March 6, 2012 in Sports

Eastern’s season ends with loss to Montana

By The Spokesman-Review
 

MISSOULA — There’s no 2-minute warning in basketball, but the Montana Grizzlies heard it anyway.

“They dialed it up a notch in the last couple of minutes and we didn’t have an answer,” Eastern Washington coach Jim Hayford said after the Eagles fell 74-66 to the Grizzlies in the Big Sky Conference semifinals Tuesday night.

In a game that included 14 lead changes and five ties, the Grizzlies outscored the upset-minded Eagles 13-4 down the stretch to put themselves within a game of the NCAA tournament.

The Grizzlies (24-6) will face Weber State tonight at noisy Dahlberg Arena for the Big Sky tournament title and the league’s automatic berth in the NCAA tournament which begins next week.

The Eagles finished 15-17 in Hayford’s first year - but the last for seniors Cliff Colimon, Laron Griffin and Cliff Ederaine, who combined for all but eight of the Eagles’ points.

“There were a lot of tears because there were four players who realized they played their last college basketball game,” Hayford said.

“Cliff played a superb game – it was everything you could ever want from a senior. Griffin played great with 15 points and 14 rebounds, and Ederaine was just cutting them up in the first half.”

But in the end, it was a late surge, punctuated by Montana guard Kareem Jamar, that ended the Eagles’ season.

With Eastern leading 62-61 with 1:45 to play, Montana guard Will Cherry hit a layup and a free throw to put the Griz ahead for good.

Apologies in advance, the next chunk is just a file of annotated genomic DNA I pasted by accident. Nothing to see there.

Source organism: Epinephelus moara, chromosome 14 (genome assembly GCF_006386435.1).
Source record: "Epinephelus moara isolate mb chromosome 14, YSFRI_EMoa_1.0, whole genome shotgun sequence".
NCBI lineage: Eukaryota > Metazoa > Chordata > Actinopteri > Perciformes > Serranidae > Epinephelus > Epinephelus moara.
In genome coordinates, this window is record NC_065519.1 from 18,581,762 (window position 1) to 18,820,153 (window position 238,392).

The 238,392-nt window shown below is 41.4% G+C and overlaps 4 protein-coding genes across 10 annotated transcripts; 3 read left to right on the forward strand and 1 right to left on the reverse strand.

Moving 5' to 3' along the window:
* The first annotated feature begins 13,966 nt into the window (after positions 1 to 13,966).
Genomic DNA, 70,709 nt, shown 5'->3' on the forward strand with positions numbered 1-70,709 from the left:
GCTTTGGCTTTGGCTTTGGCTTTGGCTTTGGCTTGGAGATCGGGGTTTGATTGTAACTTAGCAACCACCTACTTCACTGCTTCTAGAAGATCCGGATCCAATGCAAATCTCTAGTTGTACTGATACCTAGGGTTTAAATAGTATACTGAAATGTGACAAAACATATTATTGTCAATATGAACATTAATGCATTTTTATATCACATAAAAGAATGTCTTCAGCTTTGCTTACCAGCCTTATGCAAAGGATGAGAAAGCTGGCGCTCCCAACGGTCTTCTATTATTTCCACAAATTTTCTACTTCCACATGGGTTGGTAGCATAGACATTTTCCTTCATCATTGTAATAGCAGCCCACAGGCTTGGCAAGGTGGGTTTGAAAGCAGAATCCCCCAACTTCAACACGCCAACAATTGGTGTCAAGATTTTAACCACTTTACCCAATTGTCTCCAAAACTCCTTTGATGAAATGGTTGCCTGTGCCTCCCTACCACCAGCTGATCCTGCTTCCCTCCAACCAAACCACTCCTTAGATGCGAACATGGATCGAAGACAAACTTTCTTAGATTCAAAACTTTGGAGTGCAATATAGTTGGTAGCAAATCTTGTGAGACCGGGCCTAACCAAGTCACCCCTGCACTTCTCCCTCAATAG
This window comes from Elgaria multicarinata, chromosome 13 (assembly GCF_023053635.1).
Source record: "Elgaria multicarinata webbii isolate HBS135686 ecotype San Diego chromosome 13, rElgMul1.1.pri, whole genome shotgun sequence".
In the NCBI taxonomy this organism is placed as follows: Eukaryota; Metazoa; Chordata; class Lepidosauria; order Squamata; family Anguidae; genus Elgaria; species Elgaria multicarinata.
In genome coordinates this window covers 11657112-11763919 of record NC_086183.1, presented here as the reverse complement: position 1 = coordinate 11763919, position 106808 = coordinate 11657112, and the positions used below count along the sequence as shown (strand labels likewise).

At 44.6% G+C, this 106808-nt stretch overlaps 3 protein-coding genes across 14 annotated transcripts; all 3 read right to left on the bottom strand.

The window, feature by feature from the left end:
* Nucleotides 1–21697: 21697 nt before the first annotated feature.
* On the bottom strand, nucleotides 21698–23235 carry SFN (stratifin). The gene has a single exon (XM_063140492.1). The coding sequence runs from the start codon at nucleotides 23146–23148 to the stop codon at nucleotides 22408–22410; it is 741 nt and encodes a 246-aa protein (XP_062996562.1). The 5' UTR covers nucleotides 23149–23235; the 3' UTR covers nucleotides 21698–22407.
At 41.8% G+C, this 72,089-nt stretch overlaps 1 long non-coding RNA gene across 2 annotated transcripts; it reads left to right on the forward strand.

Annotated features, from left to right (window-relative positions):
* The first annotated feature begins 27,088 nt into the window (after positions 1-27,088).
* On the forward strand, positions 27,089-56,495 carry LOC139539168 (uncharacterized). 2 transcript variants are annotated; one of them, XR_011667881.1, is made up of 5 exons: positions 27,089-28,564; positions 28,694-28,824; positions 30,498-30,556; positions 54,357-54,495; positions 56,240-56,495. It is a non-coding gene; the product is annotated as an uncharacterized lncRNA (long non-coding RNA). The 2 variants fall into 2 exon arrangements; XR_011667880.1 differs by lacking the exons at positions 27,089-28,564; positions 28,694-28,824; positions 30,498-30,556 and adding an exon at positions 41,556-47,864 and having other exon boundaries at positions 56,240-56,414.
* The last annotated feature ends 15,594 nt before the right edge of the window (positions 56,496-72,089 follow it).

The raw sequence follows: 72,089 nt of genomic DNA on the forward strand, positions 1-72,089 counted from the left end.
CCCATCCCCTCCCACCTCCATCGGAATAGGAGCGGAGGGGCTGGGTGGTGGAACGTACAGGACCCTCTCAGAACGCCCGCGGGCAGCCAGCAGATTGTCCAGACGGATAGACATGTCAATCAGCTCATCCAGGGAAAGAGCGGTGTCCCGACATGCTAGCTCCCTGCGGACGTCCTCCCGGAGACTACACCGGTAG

Thirty seconds later, Montana forward Mathias Ward – the Grizzlies’ leading scorer – slammed it home off an assist from Cherry. Jamar put the game a way with a layup and two free throws to make it 70-62 with 35 seconds left.

The started that way too, but quickly turned in Eastern’s favor.

Montana took a 15-9 lead 6 minutes into the game, but Parker Kelly cut that in half with a three from the corner.

A few minutes later, Griffin gave the Eagles their first lead of the game, 18-17, on a layin and free throw, beginning a 19-3 Eagle run – the biggest by either team.

While the Grizzlies missed 12 of 13 shots, many from close-in, a layin by Ederaine gave the Eagles a 31-20 advantage with 5:16 left in the half, silencing a crows of 5,563.

The surge was sparked largely by Colimon, who scored a game-high 27 points.

“I felt real confident out there,” Colimon said.

Then the game slowly turned as the Grizzlies put their game plan into action.

“Our focus was to continued to pound it in and pound it in,” Montana coach Wayne Tinkle said. “We missed a boatload of layups or it doesn’t come down to making a couple of plays with a minute to go.”

In the end the Eagles committed 31 fouls, and the Grizzlies took advantage by making 27 of 32 free-throw attempts. “We knew it would be a war,” said Griffin.

“We just fouled a little bit too much,” said Hayford, who also lamented 10 second-half turnovers.

“A big part of our game plan on the offensive plan was to attack get them in foul trouble and get to the line,” Tinkle said.

For the half, Eastern hit half its field-goal attempts – 15 out of 30 – whil the Griz made just 8 of 30 and 1 of 9 from long range.

But the Grizzlies stayed in the game by going inside and drawing 11 Eastern fouls and hitting 13 of 16 at the free-throw line.

No one did that better than Ward, the only Grizzly starter not named to either the first or second all-conference team. Ward led the Grizzlies with 19 points, including 12 for 12 at the line.

“He’s been one of the best post players we’ve had to face this year,” Hayford said of Ward, who scored 28 on the Eagles here in December.


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